• Offer to include the company’s brochure in your new puppy/kitten kits.
    • Include the company’s name on your list of preferred providers.
    • Offer a class on pet care for new adopters or other clients of the pet service.
    • Determine what the pet service provider can then do, in turn, for you.
  • These kinds of referral arrangements can be combined with a marketing discount from each group, depending on the philosophy of those involved and what seems to work best in generating new clients.

2. Develop relationships with shelters and rescue groups:

Another type of community organization devoted to pets are shelters and rescue groups. In some communities, there is a certain amount of friction between some shelters/rescue organizations and veterinarians. The reasons for this are varied but have led to a lack of collaboration between organizations that share some goals in common.

Screen Shot 2015-06-16 at 3.25.59 PM

It is important to remember that many pet owners acquire their pets from shelters and rescue groups; according to the Bayer study, 22% of dog owners and 26% of cat owners chose their pets from a shelter or rescue organization.1 Those pets may have received some starter services (vaccinations, spay/neuter, etc) from the shelter/rescue organization but they often haven’t received all of the needed first-year services. Plus, new owners need a permanent relationship with a veterinary practice in order for their pets to receive the care needed throughout their life.

Building a referral relationship with shelter/rescue organizations can lead to new clients. Again, the relationship needs to be robust for it to work and both sides must benefit:

  • For example, in exchange for including the practice’s brochure or magnet in the adoption packet, the practice may be willing to exhibit some pets for adoption in the practice’s reception area.
  • Joint education programs that help new pet owners understand the need for veterinary care can be put together by the practice and shelter/rescue organization and help ensure pets get the long-term care they need.
  • Again, referral arrangements can be combined with a marketing discount, depending on the philosophy of those involved and what seems to work best in generating new clients.

3. Make your expertise in all things “pet” known in the community:

Many media companies and other organizations need professional opinions about issues impacting pets or the impact of pet issues on people. Who better to comment than veterinarians? While it should seem obvious that veterinarians are the best choice, others will fill the void if we don’t reach out and establish relationships with such organizations.

  • If your local or state veterinary medical association has a list of veterinarians for the media to contact, get on it.
  • Develop individual relationships with people in television, radio, or print media organizations—offer to be their pet expert when needed, to write a column, or answer questions on a radio show.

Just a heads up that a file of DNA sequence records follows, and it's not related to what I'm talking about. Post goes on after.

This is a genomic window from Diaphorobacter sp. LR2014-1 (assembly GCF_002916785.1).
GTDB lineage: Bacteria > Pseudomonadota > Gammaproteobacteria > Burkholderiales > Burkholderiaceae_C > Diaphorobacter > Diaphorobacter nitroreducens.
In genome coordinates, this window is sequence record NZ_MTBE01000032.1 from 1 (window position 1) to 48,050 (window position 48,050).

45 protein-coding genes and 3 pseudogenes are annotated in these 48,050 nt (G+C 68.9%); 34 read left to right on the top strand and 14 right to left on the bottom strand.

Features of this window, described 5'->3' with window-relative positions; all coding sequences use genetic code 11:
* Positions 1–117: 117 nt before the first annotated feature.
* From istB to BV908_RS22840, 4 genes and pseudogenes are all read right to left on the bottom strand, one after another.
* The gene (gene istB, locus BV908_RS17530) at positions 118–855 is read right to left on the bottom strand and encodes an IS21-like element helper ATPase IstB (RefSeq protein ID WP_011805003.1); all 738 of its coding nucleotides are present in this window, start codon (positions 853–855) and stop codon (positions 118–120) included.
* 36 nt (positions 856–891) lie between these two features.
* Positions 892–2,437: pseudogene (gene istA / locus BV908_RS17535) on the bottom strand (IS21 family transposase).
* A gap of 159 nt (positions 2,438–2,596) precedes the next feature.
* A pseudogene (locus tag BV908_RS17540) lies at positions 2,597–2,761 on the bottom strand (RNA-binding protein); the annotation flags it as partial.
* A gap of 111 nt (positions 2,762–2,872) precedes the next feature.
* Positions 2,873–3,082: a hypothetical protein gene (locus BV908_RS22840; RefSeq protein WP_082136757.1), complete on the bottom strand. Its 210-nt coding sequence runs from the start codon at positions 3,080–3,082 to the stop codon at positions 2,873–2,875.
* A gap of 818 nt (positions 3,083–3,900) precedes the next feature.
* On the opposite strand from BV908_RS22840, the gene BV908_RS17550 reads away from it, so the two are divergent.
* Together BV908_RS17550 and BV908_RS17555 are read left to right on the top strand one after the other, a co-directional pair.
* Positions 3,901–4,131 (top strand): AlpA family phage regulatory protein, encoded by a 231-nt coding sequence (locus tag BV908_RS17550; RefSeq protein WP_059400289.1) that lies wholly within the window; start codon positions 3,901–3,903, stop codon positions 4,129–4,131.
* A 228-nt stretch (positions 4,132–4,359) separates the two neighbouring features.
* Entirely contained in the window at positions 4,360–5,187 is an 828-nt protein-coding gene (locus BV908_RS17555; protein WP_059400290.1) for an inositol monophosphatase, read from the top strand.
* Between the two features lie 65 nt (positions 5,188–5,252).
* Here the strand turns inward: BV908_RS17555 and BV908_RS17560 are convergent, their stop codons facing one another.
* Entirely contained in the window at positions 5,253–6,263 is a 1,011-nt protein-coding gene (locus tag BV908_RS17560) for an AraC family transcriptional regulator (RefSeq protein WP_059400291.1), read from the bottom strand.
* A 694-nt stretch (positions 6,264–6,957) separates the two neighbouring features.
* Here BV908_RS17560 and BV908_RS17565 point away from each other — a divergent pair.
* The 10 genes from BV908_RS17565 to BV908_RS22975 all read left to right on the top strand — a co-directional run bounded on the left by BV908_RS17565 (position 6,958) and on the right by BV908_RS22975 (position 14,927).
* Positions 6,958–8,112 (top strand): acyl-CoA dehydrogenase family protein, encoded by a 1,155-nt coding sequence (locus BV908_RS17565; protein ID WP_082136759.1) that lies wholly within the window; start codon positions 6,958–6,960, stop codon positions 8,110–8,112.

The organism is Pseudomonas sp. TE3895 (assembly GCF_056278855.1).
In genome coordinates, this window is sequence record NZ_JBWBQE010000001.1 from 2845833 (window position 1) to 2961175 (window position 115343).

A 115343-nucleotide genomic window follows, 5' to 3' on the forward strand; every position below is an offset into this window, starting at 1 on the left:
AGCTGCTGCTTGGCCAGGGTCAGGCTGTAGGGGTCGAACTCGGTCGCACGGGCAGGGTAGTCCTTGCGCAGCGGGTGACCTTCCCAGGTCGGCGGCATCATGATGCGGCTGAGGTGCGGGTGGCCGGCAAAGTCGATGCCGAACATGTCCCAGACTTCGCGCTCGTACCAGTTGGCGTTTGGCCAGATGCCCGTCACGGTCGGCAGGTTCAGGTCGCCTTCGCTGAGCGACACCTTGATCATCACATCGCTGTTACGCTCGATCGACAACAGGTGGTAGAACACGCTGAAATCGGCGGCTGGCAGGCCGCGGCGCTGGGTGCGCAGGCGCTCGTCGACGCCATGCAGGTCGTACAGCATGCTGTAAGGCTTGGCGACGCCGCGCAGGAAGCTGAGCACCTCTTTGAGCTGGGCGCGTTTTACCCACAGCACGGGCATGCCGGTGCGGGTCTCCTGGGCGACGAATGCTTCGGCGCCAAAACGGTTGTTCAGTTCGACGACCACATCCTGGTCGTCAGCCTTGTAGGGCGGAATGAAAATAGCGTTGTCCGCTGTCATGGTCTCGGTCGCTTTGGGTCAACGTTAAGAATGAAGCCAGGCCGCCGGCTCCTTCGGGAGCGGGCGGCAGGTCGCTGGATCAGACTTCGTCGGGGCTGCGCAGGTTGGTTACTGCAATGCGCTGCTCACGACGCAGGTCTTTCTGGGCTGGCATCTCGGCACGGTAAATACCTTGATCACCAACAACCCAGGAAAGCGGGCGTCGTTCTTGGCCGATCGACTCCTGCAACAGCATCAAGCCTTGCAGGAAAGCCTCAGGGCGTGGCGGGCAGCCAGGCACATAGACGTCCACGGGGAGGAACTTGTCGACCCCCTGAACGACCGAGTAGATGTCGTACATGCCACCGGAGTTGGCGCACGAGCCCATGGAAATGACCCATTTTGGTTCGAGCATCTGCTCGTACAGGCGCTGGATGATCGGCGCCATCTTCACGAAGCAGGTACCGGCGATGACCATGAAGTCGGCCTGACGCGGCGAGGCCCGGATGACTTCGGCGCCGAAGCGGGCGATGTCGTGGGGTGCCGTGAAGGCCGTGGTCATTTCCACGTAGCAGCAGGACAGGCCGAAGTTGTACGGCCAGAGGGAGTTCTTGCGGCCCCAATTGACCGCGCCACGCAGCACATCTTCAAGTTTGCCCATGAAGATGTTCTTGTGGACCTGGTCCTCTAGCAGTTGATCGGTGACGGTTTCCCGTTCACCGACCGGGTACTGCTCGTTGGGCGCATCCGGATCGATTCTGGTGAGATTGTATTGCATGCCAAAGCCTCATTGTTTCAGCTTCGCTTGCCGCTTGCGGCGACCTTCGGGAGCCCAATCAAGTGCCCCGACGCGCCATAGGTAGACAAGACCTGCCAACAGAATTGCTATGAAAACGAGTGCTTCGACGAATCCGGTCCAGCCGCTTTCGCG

• With the advent of the Internet, pet forums and websites abound—pick one or two focused on your community and contribute to the discussion.
    Not only do these actions keep your name visible in the community, they help the profession as a whole by demonstrating the expertise veterinarians have.

IN SUMMARY

Not all of the above marketing strategies will be right for every practice. However, as the Bayer study clearly demonstrated, a common factor among practices with an increase in veterinary visits is a belief in marketing and advertising as a key business strategy. Therefore, it is critical that practices expand their marketing activities, measure the success, and determine what programs are the best fit for the practice.

Reference

1. Bayer Animal Health, NCVEI, Brakke Consulting. Bayer Veterinary Case Usage Study, 2011 (bayer-ah.com/nr/45.pdf)

c_PB_felstedKaren E. Felsted, CPA, MS, DVM, CVPM, is the owner of Felsted Veterinary Consultants, Inc, which offers business consulting to both private practices and the animal health industry. She is the treasurer for VetPartners (avpmca.org) and the CATalyst Council (catalystcouncil.org) as well as a member of the Certified Veterinary Practice Manager (CVPM) board of directors (vhma.org). She previously served as the CEO for the National Commission on Veterinary Economic Issues (ncvei.org). In 2011, she received the Western Veterinary Conference Practice Management Continuing Educator of the Year award. She received her bachelor’s degree in marketing from University of Texas at Austin, her master’s degree from University of Texas at Dallas, and her DVM at Texas A&M University. She practiced small animal and emergency medicine while maintaining a veterinary accounting and consulting practice. She has also provided services to Brakke Consulting, Inc, and Gatto McFerson CPAs, a veterinary-focused financial and consulting firm.